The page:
Wednesday, September 14, 2016
I've suffered a foot-related disease most of my life and, at almost 70, have not yet found a cure. This morning two socks were discarded into the waste paper basket in the bathroom.
Both, in the top of the drawer from a recent wash, had growing holes in the heels.
I'm not sure if they matched. Probably not. I just know they were black and thick enough to wear in my outside boots.
In the early morning these days when I do my chores, grass is generally wet, so boots are needed.
Inside those big roomy boots, my socks need to stay in place. Said socks do not need to slip further down inside my boots with every step.
Nothing drives me crazier than to be halfway down the lane, leading a horse, when a sock top suddenly decides to pick that time to ease its way down my ankle, over my heel and then slither its way to my toes.
By this time, I stop in place, lean down, grab that sock top, pull the damn thing back into place and move on, only to have the entire cycle repeat itself.
Not an easy task while also holding on to the horse anxious to go to pasture.
So, bulky socks are essential for my morning chores. Thin summer socks and barn boots do not mix on fall or winter or spring days.
Upon throwing those two holey socks away this morning, I had to dig through the one of my two sock drawers in the bathroom.
Early in the morning, my attempt at prying open that drawer presents a challenge. I'm not quite awake because I haven't had my coffee, and all I really want to do is get dressed, and get out there to start sipping on that coffee and waking up.
But nine times out of ten, the drawer decides to be obstinate. Of course, the fact that it is stuffed full of 800 socks might have something to do with its reluctance to open.
And, among those 800 socks, do you think I can find two matching black, bulky socks to wear in my barn boots???
Oh, I can thumb through dozens of black socks of different sizes and constitutions. Some have short tops, some, long. Others have holes in the heels or holes in the toes.
Whenever I find most of these in my morning sock search, I wonder why the heck I kept them to take up so much room in my sock drawer.
Usually they live to inhabit in the drawer yet another day or more because early in the morning, I'm not into sorting.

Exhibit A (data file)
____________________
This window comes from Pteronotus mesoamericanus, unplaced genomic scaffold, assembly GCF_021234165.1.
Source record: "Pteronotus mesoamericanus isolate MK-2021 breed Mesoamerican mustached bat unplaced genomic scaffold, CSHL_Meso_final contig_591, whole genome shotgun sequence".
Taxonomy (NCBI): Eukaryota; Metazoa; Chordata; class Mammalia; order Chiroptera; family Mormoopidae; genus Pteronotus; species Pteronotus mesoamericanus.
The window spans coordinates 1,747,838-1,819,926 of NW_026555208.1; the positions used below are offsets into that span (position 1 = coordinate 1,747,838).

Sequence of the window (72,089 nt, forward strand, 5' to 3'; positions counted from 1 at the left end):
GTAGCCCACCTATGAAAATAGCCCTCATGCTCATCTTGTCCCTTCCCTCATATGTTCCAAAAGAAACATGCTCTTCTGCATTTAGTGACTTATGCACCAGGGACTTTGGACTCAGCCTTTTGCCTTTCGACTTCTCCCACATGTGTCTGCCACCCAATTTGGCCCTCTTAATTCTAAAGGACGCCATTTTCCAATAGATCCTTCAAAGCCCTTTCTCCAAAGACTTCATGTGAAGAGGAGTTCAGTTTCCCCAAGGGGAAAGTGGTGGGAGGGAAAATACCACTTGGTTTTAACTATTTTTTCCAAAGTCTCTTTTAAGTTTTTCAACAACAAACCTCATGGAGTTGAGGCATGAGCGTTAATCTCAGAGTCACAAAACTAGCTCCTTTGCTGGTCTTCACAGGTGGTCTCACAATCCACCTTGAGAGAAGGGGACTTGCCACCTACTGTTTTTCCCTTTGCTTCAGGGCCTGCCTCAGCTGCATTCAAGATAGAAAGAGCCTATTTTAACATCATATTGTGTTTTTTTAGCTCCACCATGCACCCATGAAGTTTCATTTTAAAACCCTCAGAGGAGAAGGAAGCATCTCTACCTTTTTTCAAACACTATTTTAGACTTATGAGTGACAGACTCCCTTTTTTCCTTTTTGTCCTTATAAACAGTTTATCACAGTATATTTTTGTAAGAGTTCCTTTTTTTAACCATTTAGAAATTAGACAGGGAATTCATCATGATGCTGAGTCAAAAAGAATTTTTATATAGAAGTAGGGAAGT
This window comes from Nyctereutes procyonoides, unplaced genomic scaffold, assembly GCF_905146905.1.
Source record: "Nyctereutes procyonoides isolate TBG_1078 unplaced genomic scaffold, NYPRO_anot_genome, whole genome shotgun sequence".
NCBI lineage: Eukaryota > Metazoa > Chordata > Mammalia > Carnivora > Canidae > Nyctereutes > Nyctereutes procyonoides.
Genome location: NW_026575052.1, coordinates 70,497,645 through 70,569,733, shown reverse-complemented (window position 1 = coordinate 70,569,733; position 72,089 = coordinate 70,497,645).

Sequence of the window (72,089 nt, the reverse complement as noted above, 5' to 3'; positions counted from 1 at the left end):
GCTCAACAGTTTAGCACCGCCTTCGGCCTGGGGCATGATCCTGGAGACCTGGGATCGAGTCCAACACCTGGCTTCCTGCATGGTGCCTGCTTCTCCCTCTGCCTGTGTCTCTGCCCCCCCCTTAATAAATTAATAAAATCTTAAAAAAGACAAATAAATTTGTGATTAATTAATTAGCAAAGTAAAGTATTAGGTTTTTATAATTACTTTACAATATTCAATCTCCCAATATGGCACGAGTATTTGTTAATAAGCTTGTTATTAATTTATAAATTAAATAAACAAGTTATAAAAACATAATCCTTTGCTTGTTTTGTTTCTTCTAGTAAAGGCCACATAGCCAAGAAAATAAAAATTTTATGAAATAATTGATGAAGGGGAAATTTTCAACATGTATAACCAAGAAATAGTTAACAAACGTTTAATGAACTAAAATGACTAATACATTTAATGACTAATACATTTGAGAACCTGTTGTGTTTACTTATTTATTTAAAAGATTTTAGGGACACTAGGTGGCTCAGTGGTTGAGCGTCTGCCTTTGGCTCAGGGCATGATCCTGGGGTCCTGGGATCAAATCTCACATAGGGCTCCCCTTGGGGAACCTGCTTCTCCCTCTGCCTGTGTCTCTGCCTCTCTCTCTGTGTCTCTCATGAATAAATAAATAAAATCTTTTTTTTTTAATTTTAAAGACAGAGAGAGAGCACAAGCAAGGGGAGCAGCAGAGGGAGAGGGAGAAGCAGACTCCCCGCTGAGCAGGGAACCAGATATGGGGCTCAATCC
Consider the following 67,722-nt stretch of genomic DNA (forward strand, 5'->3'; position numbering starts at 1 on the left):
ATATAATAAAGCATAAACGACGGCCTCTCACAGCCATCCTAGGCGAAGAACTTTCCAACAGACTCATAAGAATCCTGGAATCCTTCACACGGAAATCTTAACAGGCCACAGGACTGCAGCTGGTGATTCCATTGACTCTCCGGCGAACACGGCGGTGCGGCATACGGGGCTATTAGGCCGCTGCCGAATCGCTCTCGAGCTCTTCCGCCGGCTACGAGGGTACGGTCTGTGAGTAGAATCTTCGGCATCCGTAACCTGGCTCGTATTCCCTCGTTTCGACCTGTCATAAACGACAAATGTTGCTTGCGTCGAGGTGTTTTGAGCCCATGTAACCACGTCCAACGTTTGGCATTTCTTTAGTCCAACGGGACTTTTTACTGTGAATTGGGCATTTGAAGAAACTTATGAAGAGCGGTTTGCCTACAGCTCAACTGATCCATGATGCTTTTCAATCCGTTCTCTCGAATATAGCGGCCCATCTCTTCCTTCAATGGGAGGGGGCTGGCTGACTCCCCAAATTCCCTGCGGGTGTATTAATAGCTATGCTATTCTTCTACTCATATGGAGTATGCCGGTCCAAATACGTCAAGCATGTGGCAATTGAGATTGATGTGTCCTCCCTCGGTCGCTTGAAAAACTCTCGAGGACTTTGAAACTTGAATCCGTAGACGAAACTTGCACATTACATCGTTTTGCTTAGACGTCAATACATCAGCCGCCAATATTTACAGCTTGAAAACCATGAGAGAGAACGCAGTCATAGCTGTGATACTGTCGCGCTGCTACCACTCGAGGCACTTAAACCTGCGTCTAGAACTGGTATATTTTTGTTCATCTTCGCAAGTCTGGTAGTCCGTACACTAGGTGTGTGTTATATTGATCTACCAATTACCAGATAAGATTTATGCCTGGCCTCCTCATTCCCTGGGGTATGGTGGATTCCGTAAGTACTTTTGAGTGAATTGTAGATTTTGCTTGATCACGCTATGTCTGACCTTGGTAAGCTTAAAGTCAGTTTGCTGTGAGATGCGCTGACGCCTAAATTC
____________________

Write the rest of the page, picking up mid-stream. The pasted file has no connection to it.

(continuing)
I would guess that about 90 percent of those 800 socks never get worn.
They just live in that drawer to be seen and handled only when SHE'S looking for a PAIR of socks. And, at such times, SHE'S usually pretty impatient in her search, so these socks get little or no attention---just a gasp and a dirty look as they're tossed to the floor and she furiously resumes her search. Later, they just get stuffed back in the drawer.
When I see many of these socks deemed deficient for my needs that day, I wonder what the heck I was thinking when I purchased them. Why would I ever wear most of those socks in the first place, and, in many cases, I don't even remember buying most of them.
But they live in that drawer, and they always cause challenges when I'm on the hunt.
A couple of times over the years, probably after an especially frustrating sock search or a rainy day, I've returned later in the day to the sock drawer with a garbage bag and loaded it up with dozens of improper socks with holes or without a life partner.
I really do not believe that most socks were meant to have a life partner at least at my house. In my case, these socks end up as singles soon after I bring them home from the store as seemingly well-matched pairs. They may function as a couple maybe a couple of times and then something mysterious happens. One of the two has flown the coop.
I have no idea if it happens in the washer or the dryer, but I do know that they seldom come home to roost with their partner.
Life experience has taught me that this phenomenon is fairly universal. Most socks aren't in to mating for life.
So, after the honeymoon, they're out there somewhere, probably philandering and probably happy that they no longer live in my sock drawer with their original mate.
Actually, I must be fair. There IS one pair of socks in my overstuffed drawer that has remained faithful to the core. Every single time I launch off on an early morning search for a suitable match with no holes in the heels or the toes, I can count on them (both of them) to be there.
That would be the Border Collie/sheep combo which a former student sent to me a few years ago. Thank you, Karren.
Their unique gray, white and black appearance doesn't always fit my intentions for the particular footgear I happen to be wearing that day, but their bond is solid and they're always stay where they belong.
I don't know if it's that Border Collie tendency to remain ever vigilant, keeping the sheep in their proper place, but I do know that I appreciate their loyalty and constancy and the fact that they're still as intact as the day I received them.
Why can't all socks behave this way?
Whatever the case, I can report that I did find a pair of black, bulky socks with no holes this morning. That brief flare-up of sockitis soon went away as I pulled them on to my feet. Later, during chores, they behaved in my boots, and my feet stay dry and warm.
And, that's a good thing.